Thinking About Strategy
Finish This __________
Driving interaction and on-brand conversation has long been a motivator for companies big and small to adopt a social media strategy. With consumers more aware of the value and power of their voice online, fans, followers, likes, comments, shares, re-tweets, replies, views and ultimately engagement has been harder to win amongst the growing noise.
This challenge has been met with tactics: competitions, free downloads, fan-gated content and conversation starters, which leads us to: The blank line. A popular primary school activity go social media craze.
If you’re in the know about social media, you can skip the next paragraph.
For those who are playing catch up, here’s an overview. Over the past few weeks, major companies have been using open-ended questions to prompt customer conversation and engagement.
Coles: “In my house it’s a crime not to buy ______”
Coca-Cola: “Add a word to the person above you to create a happy story!”
Safeway: “Finish this sentence: this weekend, I can’t wait to ____”
And here’s what happened:
So, why have social media users suddenly turned on their favorite brands? Coca-Cola and Woolworths did, after all, place their questions on Facebook, meaning that the initial audience exposed to the question would be people who have actively ‘liked’ that page. As Coles posted their open-ender to the general(ly looking to make some noise) public on Twitter, well… we can’t be as forgiving.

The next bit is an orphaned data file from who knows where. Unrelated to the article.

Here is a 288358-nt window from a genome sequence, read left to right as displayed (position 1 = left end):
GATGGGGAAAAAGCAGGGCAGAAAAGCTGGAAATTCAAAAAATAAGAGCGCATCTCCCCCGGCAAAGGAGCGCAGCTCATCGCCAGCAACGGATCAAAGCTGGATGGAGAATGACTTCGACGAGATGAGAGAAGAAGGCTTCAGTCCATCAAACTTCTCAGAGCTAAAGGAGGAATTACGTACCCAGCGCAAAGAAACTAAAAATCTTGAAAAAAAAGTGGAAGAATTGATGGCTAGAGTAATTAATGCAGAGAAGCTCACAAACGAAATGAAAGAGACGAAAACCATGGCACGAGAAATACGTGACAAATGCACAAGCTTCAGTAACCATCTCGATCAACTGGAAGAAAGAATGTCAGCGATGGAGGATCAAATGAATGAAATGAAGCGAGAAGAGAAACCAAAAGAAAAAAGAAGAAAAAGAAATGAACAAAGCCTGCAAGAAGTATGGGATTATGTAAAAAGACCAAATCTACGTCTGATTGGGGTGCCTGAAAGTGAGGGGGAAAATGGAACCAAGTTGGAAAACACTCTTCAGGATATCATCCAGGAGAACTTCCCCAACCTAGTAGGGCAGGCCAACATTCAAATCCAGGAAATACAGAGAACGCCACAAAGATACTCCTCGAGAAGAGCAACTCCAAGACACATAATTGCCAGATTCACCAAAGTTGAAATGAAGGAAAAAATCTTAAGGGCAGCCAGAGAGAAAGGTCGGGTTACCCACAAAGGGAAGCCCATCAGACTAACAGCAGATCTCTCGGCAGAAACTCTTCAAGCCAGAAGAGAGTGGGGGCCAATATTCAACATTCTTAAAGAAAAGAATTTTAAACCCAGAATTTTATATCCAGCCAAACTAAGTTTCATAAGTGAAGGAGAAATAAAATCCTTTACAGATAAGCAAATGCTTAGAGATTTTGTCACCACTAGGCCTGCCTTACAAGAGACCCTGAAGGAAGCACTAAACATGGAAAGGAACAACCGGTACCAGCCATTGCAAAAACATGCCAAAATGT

This can only lead us to wonder, what went wrong? All over the Internet, critics are hammering these ‘social media rookies’, blaming them of being careless and foolish. However, the open-ended questions aren’t such a bad thing in theory. They create conversation around the brand, encourage new fans to engage and provide reasons for people to talk about the brand offline. So, what did go wrong? The answer, I believe, was the lack of care in gauging the sentiment of your audience, and ultimately the failure to learn from the mistakes of others.
Months ago, #QantasLuxury taught us that posing an open-ended question to a disgruntled audience is not a good idea. Now, the Qantas saga just seemed ridiculous- leading many to believe that it had been a tweet set up to post automatically long before the industrial action and other such events, and had then been forgotten. It did however, reinforce an important point- we do not control social media and should never assume the response we get. It is fair to say, that the above companies have been reckless, as they have failed to learn from past mistakes, and been far to assuming of their audience. When posting anything to social media- expect the worst.
Don’t let that last line however, make you afraid. Instead, let it be another box to check off before making something live. If you’re thinking about posting a question, make sure it’s not right in the shadow of company actions that might be considered negative, and craft it carefully- for example: “What is your favorite Coles brand jelly flavor?” Pretend you hate your company. Think of the worst thing you could reply to your own question. If it’s something along the lines of ‘I hate jelly’, then go ahead- at least it’s not outing Coles as home to rogue rats or directing racist comments at a fellow Coca-Cola lover.